Italy’s latest export to Pakistan

Napa hosts special performance of celebrated clarinet and piano players from Italy

Photo Athar Khan/Ali Raj December 07, 2015
The stars of the evening were Italian maestros Massimo Spada and Claudio Cavallaro. PHOTOS: ATHAR KHAN/EXPRESS

KARACHI: The National Academy of Performing Arts’ (NAPA) in-house theatre in Karachi came back to life on Sunday with a musical evening put together in collaboration with the Consul General of Italy. The stars of the evening were Italian maestros Massimo Spada and Claudio Cavallaro who had flown in to Pakistan for the first time ever, to play live to an audience that has grown accustomed to the phenomenon called fusion music.

Titled ‘Music Without Borders’, the evening interestingly had little to do with this prevalent [con]fusion. The organisers refrained from throwing both Western and Eastern classical music in the same cauldron. The set list comprised performances of both familiar and unfamiliar faces from the Napa fraternity followed by an elaborate performance of the guest musicians.

The entire hall, which was dominated by foreign dignitaries and Napa’s regular patrons, surrendered itself to silence the very moment Ustad Bashir Khan and Ustad Salamat Hussain adjusted the tanpura and kicked the show off with a flute and tabla dogfight which was an absolute delight. Both members of the academy’s faculty set the tone for the evening which only improved from this vantage point.

When Othello and Macbeth didn’t get along

This show of prowess was followed by Nafees Ahmed’s skillful playing of the sitar, accompanied by sargam saying of Napa students. Raag Gorakh Kalyan carried the day, with budding pupils of the institution following the footsteps of their teachers on the stage. Some of the rather nervous students in the choir were constantly facing their teachers as the latter played the harmonium and keyboard, a practice that was explained in line with the instructional aspect of the academy’s environment.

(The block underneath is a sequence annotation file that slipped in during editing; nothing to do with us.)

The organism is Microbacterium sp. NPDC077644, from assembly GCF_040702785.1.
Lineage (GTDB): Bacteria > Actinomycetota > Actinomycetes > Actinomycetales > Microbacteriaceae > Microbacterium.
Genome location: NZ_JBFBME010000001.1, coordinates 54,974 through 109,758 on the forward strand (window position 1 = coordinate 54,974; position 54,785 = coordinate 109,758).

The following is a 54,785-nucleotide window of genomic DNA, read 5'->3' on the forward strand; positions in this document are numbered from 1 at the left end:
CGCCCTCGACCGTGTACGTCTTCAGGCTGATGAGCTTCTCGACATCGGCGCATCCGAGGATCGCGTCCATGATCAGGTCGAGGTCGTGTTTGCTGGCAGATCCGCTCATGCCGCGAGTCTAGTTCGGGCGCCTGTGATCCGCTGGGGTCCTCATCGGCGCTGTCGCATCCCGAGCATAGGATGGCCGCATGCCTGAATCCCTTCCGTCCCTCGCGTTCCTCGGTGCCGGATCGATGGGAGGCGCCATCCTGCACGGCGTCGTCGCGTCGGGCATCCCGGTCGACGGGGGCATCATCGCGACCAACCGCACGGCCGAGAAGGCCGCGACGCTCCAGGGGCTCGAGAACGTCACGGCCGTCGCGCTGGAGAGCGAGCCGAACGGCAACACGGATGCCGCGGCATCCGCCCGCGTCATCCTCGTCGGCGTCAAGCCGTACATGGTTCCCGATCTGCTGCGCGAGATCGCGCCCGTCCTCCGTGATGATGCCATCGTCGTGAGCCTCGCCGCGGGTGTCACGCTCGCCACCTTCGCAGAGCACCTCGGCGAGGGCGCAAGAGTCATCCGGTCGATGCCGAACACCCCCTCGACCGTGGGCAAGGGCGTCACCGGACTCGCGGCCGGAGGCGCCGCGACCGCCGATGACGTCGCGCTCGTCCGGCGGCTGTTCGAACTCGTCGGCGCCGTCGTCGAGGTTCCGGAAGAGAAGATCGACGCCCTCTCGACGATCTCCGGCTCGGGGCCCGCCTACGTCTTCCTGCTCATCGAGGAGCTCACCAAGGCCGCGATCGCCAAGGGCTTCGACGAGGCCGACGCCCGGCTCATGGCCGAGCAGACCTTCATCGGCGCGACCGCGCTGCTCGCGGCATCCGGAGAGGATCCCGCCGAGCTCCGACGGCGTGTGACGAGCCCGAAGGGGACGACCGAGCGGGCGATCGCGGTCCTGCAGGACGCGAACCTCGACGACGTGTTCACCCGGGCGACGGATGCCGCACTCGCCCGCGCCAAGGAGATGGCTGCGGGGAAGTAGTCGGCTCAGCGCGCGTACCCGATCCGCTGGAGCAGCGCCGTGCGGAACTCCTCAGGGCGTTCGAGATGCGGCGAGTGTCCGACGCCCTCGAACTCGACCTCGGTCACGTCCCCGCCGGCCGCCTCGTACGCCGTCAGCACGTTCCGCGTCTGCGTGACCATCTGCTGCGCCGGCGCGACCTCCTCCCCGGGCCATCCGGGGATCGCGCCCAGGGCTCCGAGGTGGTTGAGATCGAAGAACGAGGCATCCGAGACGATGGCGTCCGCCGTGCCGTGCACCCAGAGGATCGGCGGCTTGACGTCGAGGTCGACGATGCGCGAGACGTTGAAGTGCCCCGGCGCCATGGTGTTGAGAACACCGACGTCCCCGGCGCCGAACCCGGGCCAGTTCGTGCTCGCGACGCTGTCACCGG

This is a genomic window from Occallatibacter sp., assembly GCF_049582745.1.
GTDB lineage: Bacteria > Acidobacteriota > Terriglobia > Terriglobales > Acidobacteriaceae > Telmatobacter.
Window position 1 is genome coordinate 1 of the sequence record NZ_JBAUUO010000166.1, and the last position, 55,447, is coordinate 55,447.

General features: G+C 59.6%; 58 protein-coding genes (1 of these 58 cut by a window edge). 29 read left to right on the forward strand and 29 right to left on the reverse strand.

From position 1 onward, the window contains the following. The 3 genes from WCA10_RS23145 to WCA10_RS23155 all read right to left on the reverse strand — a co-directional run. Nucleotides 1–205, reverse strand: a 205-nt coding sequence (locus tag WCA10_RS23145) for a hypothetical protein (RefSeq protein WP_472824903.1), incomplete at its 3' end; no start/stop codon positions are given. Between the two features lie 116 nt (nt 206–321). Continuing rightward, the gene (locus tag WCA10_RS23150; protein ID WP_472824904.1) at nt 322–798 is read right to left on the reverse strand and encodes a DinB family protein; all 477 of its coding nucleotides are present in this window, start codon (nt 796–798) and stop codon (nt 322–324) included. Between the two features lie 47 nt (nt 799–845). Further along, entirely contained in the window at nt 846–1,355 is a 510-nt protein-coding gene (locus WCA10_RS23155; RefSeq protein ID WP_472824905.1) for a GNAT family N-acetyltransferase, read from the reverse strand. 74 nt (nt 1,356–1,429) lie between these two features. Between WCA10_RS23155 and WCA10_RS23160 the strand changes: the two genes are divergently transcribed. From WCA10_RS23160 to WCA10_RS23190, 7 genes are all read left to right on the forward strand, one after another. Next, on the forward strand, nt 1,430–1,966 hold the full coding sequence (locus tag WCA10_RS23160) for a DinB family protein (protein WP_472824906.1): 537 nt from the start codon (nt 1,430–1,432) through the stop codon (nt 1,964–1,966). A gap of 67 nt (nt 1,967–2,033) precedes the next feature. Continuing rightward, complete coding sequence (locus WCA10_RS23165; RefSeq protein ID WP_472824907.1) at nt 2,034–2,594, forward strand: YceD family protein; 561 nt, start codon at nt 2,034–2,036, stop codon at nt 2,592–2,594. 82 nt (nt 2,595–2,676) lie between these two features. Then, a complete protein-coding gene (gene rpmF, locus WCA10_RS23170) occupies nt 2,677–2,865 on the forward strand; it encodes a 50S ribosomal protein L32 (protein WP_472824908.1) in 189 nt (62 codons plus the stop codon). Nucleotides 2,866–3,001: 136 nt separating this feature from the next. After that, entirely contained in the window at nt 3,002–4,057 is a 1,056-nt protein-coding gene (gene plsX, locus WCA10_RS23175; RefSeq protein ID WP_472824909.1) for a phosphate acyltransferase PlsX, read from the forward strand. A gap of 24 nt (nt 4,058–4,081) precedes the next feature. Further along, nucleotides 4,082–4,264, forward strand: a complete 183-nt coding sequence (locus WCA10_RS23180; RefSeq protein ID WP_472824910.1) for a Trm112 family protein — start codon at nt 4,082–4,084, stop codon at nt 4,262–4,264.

Spada and Cavallaro introduced the attendees to the works of some of Italy’s premier classical musicians. The coordination between both the performers was convincing and their command over variations in volume was on point. Bar a moment or two of abrupt pauses, the playing was seamless and enriching for the listeners. Cavallaro admitted his lack of fluency with English as he explained the backstory of the jazz piece with which the two performers ended their session.

Napa faculty member Umar Jameel, who played the host for the evening, clarified to the rather bemused foreigners in the audience why it is a local custom to belt out applause in the middle of a performance even if it interrupts the flow of the playing.

When the enslaved is not servile

The show culminated in perhaps the most anticipated piece from the cue list; the only instrumental that a majority of the attendees had some idea of ­— Nino Rota’s celebrated Godfather theme titled Speak Softly Love. This time Cavallaro was accompanied by several Napa students playing a variety of instruments. A visually-impaired student took charge of the piano and played with inspiring finesse. It wasn’t one of the best rehearsed performances of the evening, yet it managed to reinvent the cinematic magic spun by Coppola over three decades ago. To the misfortune of the attendees, it ended on an abrupt note. Cavallaro was about to take a plunge into a clarinet solo but the enthusiastic audience exploded with applause, an unintended reaction that punctuated almost all of the performances, all evening.

Published in The Express Tribune, December 8th, 2015.

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Darjat | 5 years ago | Reply Thank you Consul General of Italy and NAPA - most needed
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